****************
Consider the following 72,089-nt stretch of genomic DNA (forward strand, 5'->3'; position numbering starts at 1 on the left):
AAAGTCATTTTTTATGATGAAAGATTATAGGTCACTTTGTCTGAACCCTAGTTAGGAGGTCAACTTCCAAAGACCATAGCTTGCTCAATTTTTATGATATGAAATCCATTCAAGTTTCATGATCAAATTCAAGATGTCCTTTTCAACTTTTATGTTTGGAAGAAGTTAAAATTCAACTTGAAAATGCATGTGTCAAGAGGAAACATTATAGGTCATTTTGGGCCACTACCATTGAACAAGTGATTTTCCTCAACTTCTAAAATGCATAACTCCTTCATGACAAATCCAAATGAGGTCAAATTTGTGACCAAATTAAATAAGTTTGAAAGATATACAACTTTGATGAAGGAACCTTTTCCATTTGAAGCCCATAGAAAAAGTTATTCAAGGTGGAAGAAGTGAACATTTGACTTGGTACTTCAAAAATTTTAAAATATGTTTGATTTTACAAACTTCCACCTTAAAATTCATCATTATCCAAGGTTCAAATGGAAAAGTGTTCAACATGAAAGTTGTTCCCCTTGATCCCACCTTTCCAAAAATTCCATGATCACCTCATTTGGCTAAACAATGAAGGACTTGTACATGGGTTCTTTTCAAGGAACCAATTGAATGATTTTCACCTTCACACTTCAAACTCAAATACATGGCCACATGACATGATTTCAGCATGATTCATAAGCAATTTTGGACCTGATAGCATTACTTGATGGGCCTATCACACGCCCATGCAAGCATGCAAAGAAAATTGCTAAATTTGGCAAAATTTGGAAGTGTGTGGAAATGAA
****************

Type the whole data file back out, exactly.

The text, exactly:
Consider the following 72,089-nt stretch of genomic DNA (forward strand, 5'->3'; position numbering starts at 1 on the left):
AAAGTCATTTTTTATGATGAAAGATTATAGGTCACTTTGTCTGAACCCTAGTTAGGAGGTCAACTTCCAAAGACCATAGCTTGCTCAATTTTTATGATATGAAATCCATTCAAGTTTCATGATCAAATTCAAGATGTCCTTTTCAACTTTTATGTTTGGAAGAAGTTAAAATTCAACTTGAAAATGCATGTGTCAAGAGGAAACATTATAGGTCATTTTGGGCCACTACCATTGAACAAGTGATTTTCCTCAACTTCTAAAATGCATAACTCCTTCATGACAAATCCAAATGAGGTCAAATTTGTGACCAAATTAAATAAGTTTGAAAGATATACAACTTTGATGAAGGAACCTTTTCCATTTGAAGCCCATAGAAAAAGTTATTCAAGGTGGAAGAAGTGAACATTTGACTTGGTACTTCAAAAATTTTAAAATATGTTTGATTTTACAAACTTCCACCTTAAAATTCATCATTATCCAAGGTTCAAATGGAAAAGTGTTCAACATGAAAGTTGTTCCCCTTGATCCCACCTTTCCAAAAATTCCATGATCACCTCATTTGGCTAAACAATGAAGGACTTGTACATGGGTTCTTTTCAAGGAACCAATTGAATGATTTTCACCTTCACACTTCAAACTCAAATACATGGCCACATGACATGATTTCAGCATGATTCATAAGCAATTTTGGACCTGATAGCATTACTTGATGGGCCTATCACACGCCCATGCAAGCATGCAAAGAAAATTGCTAAATTTGGCAAAATTTGGAAGTGTGTGGAAATGAA